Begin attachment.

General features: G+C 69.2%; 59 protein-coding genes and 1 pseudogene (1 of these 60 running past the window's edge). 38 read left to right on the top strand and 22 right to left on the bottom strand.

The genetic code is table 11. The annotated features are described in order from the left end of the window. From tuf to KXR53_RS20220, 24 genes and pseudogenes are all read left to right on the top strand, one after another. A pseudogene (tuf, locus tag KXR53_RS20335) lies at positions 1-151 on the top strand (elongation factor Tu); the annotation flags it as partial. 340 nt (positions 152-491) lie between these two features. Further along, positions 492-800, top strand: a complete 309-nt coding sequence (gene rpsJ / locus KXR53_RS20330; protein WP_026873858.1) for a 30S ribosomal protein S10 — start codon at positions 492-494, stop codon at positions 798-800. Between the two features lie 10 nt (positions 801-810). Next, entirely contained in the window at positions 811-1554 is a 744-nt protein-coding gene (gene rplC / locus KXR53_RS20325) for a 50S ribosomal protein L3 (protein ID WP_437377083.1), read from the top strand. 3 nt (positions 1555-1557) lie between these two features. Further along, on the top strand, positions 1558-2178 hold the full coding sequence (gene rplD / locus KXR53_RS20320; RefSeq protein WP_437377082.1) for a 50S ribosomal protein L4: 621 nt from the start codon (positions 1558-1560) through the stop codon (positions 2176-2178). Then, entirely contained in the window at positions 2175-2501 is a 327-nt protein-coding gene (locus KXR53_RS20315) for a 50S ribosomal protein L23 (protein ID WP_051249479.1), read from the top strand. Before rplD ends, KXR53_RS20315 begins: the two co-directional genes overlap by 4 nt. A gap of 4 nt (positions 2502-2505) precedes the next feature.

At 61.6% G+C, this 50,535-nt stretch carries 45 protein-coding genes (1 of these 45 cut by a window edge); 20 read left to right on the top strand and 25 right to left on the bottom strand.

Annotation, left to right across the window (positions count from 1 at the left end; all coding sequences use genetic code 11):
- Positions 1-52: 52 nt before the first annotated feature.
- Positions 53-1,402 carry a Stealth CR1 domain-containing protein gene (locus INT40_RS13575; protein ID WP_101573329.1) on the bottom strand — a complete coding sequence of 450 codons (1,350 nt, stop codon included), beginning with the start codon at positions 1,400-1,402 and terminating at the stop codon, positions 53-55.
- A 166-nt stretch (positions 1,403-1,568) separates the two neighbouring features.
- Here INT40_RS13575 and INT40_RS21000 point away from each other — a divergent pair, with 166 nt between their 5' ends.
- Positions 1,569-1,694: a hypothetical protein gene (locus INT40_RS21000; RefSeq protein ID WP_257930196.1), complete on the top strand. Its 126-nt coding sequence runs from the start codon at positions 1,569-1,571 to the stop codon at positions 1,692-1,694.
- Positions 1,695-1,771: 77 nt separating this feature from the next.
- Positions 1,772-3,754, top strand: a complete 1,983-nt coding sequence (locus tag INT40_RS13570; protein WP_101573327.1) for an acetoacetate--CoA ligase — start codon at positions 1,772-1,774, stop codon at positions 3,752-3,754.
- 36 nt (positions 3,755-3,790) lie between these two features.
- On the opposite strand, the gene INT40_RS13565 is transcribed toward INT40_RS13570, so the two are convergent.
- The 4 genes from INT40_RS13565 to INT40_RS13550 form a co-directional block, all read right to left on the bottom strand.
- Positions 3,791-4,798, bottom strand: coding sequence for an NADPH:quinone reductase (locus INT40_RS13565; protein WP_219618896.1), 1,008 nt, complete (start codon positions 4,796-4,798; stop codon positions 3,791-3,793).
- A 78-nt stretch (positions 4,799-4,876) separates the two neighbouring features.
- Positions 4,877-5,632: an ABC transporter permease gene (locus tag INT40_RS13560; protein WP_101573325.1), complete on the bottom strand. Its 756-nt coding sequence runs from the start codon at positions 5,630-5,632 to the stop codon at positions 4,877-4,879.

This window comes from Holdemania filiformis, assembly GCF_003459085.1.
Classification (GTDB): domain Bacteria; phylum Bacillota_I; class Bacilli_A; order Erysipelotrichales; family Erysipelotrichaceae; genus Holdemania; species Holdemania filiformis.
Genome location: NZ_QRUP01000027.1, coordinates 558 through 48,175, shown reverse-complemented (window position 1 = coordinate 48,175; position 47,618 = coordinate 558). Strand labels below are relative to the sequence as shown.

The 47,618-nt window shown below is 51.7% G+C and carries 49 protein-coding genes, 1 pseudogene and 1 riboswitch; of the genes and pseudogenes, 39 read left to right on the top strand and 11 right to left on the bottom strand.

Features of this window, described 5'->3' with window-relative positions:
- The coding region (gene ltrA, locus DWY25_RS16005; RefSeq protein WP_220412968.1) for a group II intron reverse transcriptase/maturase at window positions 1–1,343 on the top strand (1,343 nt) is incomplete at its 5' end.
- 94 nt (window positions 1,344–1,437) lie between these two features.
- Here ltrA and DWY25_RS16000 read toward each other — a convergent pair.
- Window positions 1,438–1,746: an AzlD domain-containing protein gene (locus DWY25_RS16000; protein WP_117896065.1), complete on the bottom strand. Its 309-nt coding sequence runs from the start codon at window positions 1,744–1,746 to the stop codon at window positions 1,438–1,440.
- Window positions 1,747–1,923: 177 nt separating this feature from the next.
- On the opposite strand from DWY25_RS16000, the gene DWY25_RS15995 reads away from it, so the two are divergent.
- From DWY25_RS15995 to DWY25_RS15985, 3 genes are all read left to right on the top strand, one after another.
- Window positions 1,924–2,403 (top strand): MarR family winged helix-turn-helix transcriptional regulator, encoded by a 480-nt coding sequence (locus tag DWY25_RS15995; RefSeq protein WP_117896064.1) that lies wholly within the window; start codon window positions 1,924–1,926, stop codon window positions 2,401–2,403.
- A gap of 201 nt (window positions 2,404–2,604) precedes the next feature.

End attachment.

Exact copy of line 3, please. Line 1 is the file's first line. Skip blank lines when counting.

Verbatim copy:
At 61.6% G+C, this 50,535-nt stretch carries 45 protein-coding genes (1 of these 45 cut by a window edge); 20 read left to right on the top strand and 25 right to left on the bottom strand.